• Ad-Visibility (was my ad seen by human eyes)
  • Rich Media (Tailored Digital Ad Executions)
  • Paid Search Bid Technology
  • Organic Search Reporting
  • Conversion and Content Optimisation (including elements of Cx, Ux and CRO)
  • Social Media Buy Technology
  • Social Community Management platform
  • Post Click Web, Mobile and App Analytics (extending to Universal Analytics)
  • Path to Conversion (PTC) and Multi-Channel Attribution Reporting

There continue to be challenges with the existing technology stacks, as for each layer of capability you add, there is often an increased decline in accuracy and matching of data, and an incremental cost, however, with DMP’s and DSP’s being the focus for much of the broader paid media activity, there is less wastage on low relevance audiences. Viewability add a different dimension yet again to this in that CPM’s will increase for premium spots, to increase reach and frequency, but at the same time, one would expect “prospecting inventory” to start to be leveraged to understand the importance of placements and formats that increase goal attainment.

Current limitations include;

  • Cost, the compounding costs, of the different tools and layers  are considerable, however, those technologies  commanding the majority of spend are the areas where the greatest savings and efficiencies can be gained validating the investment.
  • Integration – numbers matching over different platforms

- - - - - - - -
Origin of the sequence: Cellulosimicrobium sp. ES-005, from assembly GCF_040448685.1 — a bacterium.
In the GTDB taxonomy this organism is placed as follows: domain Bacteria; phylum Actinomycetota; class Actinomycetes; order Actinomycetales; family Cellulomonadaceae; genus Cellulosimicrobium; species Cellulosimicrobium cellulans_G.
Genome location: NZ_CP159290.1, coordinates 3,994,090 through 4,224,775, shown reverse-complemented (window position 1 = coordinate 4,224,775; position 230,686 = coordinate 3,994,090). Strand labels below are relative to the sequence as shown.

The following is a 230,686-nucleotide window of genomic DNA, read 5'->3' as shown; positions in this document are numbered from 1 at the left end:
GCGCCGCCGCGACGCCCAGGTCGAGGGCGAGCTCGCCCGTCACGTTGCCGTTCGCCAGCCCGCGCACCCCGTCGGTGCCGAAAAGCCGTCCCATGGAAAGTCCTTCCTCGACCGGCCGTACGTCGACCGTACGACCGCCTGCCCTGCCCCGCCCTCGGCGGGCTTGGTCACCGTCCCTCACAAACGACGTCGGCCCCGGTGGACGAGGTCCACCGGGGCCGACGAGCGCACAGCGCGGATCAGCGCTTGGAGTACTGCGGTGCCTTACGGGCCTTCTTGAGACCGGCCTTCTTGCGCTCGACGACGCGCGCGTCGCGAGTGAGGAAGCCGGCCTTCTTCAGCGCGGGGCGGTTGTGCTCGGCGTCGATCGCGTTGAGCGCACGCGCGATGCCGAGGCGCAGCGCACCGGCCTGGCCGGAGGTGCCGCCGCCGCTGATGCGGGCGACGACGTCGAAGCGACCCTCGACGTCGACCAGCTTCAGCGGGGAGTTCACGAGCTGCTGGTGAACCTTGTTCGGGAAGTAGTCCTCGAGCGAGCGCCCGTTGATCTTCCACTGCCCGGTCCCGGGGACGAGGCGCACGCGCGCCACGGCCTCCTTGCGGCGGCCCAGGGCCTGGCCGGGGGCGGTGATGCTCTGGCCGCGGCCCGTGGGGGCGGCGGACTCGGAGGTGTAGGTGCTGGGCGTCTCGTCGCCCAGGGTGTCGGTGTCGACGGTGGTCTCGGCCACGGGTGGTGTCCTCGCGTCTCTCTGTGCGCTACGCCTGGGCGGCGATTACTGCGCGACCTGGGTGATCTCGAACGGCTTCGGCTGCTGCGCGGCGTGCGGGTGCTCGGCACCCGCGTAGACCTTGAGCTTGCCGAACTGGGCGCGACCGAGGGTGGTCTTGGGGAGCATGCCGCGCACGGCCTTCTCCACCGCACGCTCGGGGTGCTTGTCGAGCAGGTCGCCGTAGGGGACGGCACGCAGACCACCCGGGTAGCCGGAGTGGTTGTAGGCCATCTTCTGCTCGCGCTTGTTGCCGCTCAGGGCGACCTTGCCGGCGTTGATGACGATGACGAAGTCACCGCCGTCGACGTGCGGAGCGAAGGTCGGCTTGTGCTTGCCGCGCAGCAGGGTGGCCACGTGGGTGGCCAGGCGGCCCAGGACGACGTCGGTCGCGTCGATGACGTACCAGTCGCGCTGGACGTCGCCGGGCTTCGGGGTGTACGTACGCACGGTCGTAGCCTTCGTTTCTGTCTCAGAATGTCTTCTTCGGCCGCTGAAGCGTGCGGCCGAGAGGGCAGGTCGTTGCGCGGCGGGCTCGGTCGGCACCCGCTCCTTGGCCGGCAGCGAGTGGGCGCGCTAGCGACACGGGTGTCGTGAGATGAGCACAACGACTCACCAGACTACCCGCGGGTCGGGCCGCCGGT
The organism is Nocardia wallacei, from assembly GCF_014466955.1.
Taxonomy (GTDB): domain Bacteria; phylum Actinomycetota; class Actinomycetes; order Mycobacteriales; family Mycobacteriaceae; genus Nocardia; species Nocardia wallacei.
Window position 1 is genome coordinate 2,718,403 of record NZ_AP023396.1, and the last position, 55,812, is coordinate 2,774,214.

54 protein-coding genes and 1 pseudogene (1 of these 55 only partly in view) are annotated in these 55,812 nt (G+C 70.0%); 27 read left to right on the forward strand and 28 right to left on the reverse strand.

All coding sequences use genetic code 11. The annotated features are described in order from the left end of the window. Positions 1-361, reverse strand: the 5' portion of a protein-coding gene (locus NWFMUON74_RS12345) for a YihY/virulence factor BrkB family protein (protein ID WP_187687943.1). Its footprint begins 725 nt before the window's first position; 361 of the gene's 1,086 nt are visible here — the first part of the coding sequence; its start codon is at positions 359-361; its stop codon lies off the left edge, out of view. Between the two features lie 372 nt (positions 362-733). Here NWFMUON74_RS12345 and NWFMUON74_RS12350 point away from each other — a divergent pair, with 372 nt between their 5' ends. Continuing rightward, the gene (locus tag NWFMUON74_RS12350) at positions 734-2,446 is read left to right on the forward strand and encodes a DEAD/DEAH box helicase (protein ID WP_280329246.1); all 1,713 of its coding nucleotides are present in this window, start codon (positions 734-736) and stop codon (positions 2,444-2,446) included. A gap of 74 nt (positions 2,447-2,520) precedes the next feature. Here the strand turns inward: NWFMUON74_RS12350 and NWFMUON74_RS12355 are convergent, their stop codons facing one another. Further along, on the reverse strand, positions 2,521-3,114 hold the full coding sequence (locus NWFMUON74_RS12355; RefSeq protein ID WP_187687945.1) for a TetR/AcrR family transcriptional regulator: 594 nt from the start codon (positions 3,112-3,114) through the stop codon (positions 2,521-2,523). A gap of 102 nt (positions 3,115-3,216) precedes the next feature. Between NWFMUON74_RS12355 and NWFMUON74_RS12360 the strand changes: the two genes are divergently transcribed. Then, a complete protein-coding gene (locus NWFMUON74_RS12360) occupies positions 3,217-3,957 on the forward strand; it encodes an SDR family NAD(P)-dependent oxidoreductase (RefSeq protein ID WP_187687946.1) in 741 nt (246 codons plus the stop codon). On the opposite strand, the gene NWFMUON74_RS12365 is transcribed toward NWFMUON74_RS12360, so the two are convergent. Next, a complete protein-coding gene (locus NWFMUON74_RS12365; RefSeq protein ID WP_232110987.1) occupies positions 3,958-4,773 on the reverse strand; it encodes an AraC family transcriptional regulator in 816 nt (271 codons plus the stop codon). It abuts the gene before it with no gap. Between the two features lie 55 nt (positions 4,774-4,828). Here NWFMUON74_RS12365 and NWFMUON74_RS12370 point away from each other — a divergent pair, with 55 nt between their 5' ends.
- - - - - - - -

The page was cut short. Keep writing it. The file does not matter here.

• Tag Load/Management – piggybacked tracking tags are not reliable to measure or to optimise against
  • Cross technology integration – everyone is trying to sell their own flavour of tag management, attribution resulting in only Google offering full digital media stack measurement
  • A click does not equal a visit in web analytics tools
  • Click fraud is evolving so quickly that everyone is playing catch-up against the fraudsters
  • Limited DMP 3rd party data sources in AU

What To Do Right Now?

  • Establish the reporting requirements that will allow you to better invest your media
  • Establish your measurement framework and plan a tagging and conversion matrix for both your media and website/click stream analytics over all platforms
  • Identify what ad stack and technology delivers on; your current media allocation, your expected new media channels; your measurement framework requirements
  • Ensure that your digital media is consolidated onto as few technology stacks as possible
  • Establish your DMP
  • Ensure tagging and conversion is implemented appropriately
  • Create dashboards that accurately visualise the required output from your measurement framework and requirements
  • Utilise Path to Conversion reports and attribution reporting to comprehensively understand the conversion path and touchpoints
  • Use visibility reporting to inform (and drive top level strategy) to optimise your viewable ad impressions and pre-bid fraud detection
  • Utilise your audience segments to build efficiency of all of your media investments.

More to come in the next few days.


My 2014 Digital Predictions

In my 2014 predictions and views posts, I thought that I would share a few more expectations, on what I (broadly speaking) anticipate developing in the digital space in 2014.

In a year with a world cup in Brazil – widely mooted as one of the understated emerging economies (BRIC), I would be expecting to see great creative innovation and possibly new creative media and app executions on existing platforms to reach the largest sporting audience globally (especially in Asia).

I have tried to include a mix of both out-there and in-there predictions:

1. Atlas Relaunching at Facebook’s F8 event

I would expect to see Facebook move into the ad-serving space to attempt to validate  and measure Facebook engagement driving purchase or action through web or mobile. Suspect that this could be announced at F8 – https://www.facebook.com/f8